Philosophy of Reading
I believe that reading is powerful. The ability to read is important to every child’s success in school. Reading is an interactive process that should be taught from the very first day they arrive, until the day when they receive their degree. As a teacher I feel that it is my obligation to build a classroom that helps every student become a successful reader. As each child is different, it is important to keep in mind that learning to read is different for every child. I believe that every child can learn how to read and that each child’s ability to read is impacted by their environment.
My goal is to create a classroom that welcomes all readers, and to exemplify the joy of reading as a way to encourage reading for those who are challenged as well as for the advanced learner. I regard reading as a priority because every aspect of learning is dependent on each child’’s ability to access language through the written word. To achieve these goals, my philosophy includes creating a classroom environment that provides good instruction, lessons that build on students’ comprehension skills, and creating assessments that not only help students reach their goals but help me to provide the instruction that meets my students’ needs.
The environment of my classroom should include space that encourages students to take chances on learning new ideas. There should be a variety of reading materials that include not only books from each child’s own culture and language, but that also include a diverse collection of materials that are reflective of Portland’s multicultural community at large. This environment should be open and supportive to fit the needs of all students. I envision a classroom layout to include signs and labels as well as anchor charts that assist students with disabilities to make connections between things they already know and new information they will learn for writing. This environment should include print-rich and media-rich materials that integrate the skills of the students I hope to teach as well as include and celebrate cultural diversity.
To accomplish this literacy-rich classroom, I plan to provide space that includes some of the following things: word walls, colorful posters that promote literacy, and a classroom library area filled with age appropriate books at different reading levels. There should also be two areas that are accessible for shared reading and one area for listening to stories or music on CD.
It is important to help students develop comprehension skills. Some of the ways I suggest to accomplish this goal are to give students opportunities to work together to develop socially and ethically. Some strategies that will help to meet this goal include activities involving learning how to make inferences and predictions about texts, lessons aimed at learning how to identify main ideas, and creating projects to help with learning how to summarize what is read with the help of graphic organizers. These are only a few of many techniques that can be used when teaching students how to strengthen their comprehension skills.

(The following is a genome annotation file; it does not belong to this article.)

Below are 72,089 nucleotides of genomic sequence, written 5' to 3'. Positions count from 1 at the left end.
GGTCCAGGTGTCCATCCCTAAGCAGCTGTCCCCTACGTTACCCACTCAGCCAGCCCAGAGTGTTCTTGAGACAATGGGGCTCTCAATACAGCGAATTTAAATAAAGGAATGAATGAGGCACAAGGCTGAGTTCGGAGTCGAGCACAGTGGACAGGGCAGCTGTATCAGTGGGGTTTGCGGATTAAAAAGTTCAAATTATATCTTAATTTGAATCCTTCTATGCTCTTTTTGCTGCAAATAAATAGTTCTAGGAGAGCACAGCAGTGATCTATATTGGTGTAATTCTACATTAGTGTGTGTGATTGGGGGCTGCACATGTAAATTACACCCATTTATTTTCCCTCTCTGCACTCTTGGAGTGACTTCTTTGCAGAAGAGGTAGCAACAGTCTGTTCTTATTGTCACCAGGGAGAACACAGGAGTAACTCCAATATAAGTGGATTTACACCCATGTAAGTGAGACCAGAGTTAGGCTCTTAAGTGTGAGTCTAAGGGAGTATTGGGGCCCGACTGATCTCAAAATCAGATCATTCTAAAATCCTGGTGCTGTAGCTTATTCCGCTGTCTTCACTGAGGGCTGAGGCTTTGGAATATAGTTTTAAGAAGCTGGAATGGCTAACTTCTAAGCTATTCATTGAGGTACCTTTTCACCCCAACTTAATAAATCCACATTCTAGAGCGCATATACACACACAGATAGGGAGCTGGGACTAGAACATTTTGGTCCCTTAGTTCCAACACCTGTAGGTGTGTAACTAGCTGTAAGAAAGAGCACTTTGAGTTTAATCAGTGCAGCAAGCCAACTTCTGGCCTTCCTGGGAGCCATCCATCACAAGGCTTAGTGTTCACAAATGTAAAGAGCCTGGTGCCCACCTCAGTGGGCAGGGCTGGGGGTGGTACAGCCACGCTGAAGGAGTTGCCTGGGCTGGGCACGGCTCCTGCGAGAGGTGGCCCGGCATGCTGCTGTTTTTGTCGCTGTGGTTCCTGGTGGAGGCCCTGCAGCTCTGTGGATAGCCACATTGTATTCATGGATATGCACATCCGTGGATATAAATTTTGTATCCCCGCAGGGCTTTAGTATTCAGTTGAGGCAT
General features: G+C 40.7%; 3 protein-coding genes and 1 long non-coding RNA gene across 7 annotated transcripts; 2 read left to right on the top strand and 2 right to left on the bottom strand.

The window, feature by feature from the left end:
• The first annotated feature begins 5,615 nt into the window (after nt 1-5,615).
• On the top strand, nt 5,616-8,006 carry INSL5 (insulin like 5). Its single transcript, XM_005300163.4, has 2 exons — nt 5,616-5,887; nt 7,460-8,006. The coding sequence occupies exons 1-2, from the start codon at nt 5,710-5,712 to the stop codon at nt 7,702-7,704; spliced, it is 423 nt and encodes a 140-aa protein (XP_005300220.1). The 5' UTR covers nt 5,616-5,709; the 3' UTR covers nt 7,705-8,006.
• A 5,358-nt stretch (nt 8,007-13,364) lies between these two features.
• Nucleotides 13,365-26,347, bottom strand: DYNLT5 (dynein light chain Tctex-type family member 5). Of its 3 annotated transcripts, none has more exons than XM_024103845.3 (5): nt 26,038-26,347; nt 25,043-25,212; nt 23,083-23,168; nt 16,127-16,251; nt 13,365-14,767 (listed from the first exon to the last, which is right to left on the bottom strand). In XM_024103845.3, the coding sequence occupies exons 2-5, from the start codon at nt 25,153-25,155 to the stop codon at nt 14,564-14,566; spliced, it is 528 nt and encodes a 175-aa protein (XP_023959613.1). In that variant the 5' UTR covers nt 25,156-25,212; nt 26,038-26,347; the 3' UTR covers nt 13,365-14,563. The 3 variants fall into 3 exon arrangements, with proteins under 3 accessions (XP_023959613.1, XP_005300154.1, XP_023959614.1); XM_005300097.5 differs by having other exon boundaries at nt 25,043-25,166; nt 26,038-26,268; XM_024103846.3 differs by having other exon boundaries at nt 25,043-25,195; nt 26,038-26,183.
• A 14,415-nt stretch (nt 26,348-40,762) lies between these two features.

I envision a classroom that not only includes directed instruction in reading comprehension but also offers students opportunities to collaborate with their classmates during their learning. It is also important to allow for independent reading in the classroom to assure that every student has the opportunity to read for pleasure.
I would like to begin by stating that assessments are not just about giving out grades. Assessments should be conducted routinely for the purpose of knowing how to help students reach academic success. They should be designed with the purpose of targeting instruction. If we include assessments in our daily schedule, we can know how to match our instruction using text that is relevant to the students’ needs. Assessments are important for recording students’ learning and growth. Without assessments, we cannot determine if a child is reading at or beyond their proper level nor could we know if there is a possible learning disability present. Knowing how to place children depends heavily on our ability to create assessments in our every day practice. Every child deserves the right to an education that is ideal for them, and assessments make that possible.
Classroom assessments in reading should include lessons that allow students to activate their prior experiences, making them assessable during reading. We can include tools such as graphic organizers to chart students’ ability to do things such as making predictions, asking questions, understanding the purposes of a text, and knowing how to determine the meaning of new vocabulary based on prior knowledge of prefixes, suffixes, and roots. Students should not be made to feel that each day in class is devoted to assessment of performance, but should see it as a way to reach their goals. I aspire to teach lessons that include assessments that heighten the fun for students. I believe that we can teach lessons that are enjoyable, rich, as well as challenging for our students.
My reading philosophy reflects my personality as a teacher who wants to help students succeed and leave my classroom as well rounded human beings. I want my students to learn to appreciate a wide variety of literature and reading materials that will build on their prior knowledge as well as help them to move forward. In an ever changing world with children from different spectrums of the world sitting side by side, we need to create a literacy-rich classroom that opens itself to diversity. Our challenge is to welcome all learners and provide materials that are diverse. Reading should be fun as well as informative and if I am to teach in today’s classroom, I need to take part in the globalization of knowledge and technology with the choices I make in my classroom so that my students will be literacy proficient.